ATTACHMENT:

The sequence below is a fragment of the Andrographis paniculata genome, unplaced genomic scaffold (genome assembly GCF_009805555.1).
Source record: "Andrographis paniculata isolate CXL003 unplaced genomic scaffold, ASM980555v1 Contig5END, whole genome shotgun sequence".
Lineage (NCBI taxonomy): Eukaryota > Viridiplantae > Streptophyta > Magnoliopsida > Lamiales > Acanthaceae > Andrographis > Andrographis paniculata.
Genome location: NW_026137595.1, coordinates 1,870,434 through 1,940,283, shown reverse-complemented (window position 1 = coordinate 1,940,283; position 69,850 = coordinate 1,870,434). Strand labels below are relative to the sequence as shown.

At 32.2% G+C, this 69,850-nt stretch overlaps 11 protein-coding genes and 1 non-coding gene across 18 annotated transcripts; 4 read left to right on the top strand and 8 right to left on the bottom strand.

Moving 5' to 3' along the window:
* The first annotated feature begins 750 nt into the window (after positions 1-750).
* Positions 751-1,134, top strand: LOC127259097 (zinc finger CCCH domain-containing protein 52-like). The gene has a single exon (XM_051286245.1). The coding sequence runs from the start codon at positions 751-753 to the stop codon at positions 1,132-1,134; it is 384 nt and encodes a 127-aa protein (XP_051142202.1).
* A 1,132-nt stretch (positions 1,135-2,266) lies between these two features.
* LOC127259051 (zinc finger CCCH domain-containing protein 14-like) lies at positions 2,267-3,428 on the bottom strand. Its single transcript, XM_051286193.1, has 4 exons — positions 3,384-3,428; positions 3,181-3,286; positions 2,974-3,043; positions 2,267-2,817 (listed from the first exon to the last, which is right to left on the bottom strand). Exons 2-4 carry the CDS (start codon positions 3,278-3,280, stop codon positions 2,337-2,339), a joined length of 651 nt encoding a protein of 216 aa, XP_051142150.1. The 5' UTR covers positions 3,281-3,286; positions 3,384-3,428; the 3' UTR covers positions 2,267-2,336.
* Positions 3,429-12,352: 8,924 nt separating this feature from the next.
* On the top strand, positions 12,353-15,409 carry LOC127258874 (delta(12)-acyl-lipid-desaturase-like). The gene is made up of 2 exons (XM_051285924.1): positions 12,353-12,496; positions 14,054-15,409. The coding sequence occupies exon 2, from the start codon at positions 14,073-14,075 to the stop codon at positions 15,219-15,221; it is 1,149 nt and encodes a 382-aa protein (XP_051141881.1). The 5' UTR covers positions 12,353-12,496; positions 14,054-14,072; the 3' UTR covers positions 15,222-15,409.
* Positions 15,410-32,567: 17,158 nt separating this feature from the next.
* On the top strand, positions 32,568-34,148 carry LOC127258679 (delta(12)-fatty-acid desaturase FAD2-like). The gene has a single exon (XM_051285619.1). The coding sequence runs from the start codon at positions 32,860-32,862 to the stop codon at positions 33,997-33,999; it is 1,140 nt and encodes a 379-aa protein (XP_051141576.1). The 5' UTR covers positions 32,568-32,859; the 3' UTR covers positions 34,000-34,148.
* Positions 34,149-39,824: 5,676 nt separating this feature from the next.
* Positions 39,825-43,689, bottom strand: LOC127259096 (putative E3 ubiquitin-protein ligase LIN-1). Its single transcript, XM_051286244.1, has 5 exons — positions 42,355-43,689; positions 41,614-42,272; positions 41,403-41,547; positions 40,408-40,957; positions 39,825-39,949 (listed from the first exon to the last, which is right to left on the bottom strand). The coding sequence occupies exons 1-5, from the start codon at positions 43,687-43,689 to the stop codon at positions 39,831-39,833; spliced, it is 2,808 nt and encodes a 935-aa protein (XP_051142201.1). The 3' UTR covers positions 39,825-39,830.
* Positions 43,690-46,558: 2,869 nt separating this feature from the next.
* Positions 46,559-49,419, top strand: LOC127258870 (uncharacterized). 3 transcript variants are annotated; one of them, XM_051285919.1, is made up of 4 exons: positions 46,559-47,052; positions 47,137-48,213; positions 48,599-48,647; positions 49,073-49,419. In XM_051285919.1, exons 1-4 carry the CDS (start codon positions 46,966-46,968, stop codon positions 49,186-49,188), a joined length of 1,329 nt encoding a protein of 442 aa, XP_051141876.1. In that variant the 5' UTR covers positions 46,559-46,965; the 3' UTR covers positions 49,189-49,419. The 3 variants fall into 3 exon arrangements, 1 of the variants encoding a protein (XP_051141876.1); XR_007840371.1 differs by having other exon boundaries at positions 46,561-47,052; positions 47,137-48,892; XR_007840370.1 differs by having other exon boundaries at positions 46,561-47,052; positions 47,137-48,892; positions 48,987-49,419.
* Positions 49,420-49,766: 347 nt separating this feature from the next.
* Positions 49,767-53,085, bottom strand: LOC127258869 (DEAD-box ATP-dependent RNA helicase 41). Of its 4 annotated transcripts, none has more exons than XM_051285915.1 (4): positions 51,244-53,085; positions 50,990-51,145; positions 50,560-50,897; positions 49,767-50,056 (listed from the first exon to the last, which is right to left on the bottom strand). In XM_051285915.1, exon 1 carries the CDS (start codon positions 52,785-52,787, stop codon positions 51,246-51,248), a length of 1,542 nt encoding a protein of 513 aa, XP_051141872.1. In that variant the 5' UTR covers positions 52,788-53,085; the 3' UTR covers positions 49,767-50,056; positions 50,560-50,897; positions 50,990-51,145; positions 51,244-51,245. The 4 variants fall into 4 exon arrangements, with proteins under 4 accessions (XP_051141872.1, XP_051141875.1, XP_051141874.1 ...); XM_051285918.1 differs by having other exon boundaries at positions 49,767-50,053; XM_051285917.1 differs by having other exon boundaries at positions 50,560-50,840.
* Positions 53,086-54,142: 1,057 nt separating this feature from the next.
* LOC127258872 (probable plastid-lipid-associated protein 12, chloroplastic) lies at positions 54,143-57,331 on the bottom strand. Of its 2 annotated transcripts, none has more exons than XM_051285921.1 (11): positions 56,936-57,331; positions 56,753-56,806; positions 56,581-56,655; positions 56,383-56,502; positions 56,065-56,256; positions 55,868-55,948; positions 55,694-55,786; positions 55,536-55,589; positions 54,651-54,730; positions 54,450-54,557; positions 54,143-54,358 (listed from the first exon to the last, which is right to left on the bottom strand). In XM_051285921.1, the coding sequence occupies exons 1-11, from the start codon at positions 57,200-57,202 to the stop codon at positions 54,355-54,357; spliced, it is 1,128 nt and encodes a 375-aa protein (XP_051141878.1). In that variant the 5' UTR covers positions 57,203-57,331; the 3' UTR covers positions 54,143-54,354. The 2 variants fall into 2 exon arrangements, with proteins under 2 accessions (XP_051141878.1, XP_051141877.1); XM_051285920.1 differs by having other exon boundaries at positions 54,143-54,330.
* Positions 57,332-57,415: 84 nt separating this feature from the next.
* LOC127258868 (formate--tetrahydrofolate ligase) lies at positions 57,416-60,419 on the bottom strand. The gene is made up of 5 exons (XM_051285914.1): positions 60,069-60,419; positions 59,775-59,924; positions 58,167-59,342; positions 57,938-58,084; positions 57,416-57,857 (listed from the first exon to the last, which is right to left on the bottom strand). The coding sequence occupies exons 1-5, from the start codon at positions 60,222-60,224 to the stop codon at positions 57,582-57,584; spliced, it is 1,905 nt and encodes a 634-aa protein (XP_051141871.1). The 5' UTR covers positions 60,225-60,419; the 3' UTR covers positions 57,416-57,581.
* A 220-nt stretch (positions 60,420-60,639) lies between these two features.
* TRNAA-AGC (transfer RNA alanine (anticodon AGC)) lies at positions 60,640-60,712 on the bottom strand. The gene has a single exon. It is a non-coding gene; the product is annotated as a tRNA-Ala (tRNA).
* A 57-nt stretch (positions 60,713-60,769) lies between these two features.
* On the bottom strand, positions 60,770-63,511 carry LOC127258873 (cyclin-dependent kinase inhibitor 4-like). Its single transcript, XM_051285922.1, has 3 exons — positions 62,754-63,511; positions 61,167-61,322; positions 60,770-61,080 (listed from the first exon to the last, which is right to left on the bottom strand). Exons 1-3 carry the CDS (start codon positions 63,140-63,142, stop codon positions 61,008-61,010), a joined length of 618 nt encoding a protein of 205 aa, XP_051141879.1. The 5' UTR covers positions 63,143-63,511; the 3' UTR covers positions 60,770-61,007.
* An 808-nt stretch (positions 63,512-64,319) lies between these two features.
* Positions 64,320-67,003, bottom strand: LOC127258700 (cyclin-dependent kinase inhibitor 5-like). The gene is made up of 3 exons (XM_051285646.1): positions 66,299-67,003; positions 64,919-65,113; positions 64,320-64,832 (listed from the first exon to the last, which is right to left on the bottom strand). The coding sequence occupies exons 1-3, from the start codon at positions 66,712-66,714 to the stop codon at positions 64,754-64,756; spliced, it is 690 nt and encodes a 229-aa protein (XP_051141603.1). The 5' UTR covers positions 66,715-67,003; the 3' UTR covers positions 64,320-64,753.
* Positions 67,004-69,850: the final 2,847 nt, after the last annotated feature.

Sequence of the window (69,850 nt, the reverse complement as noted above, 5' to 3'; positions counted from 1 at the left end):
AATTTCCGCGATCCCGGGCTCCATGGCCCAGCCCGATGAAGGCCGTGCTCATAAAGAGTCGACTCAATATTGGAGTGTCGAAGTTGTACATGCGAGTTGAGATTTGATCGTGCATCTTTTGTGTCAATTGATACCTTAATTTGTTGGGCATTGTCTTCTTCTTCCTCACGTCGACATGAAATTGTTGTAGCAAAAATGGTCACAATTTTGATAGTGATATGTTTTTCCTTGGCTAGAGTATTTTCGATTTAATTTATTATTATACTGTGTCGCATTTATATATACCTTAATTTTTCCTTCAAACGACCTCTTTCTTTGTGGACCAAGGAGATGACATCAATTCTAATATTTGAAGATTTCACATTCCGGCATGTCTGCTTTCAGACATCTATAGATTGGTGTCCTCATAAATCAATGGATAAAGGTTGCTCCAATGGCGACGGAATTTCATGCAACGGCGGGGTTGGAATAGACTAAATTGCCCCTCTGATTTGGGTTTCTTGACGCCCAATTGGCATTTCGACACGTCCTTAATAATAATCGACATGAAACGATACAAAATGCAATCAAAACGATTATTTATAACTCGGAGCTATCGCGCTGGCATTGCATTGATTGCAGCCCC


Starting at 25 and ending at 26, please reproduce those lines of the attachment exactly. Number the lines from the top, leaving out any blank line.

* A 220-nt stretch (positions 60,420-60,639) lies between these two features.
* TRNAA-AGC (transfer RNA alanine (anticodon AGC)) lies at positions 60,640-60,712 on the bottom strand. The gene has a single exon. It is a non-coding gene; the product is annotated as a tRNA-Ala (tRNA).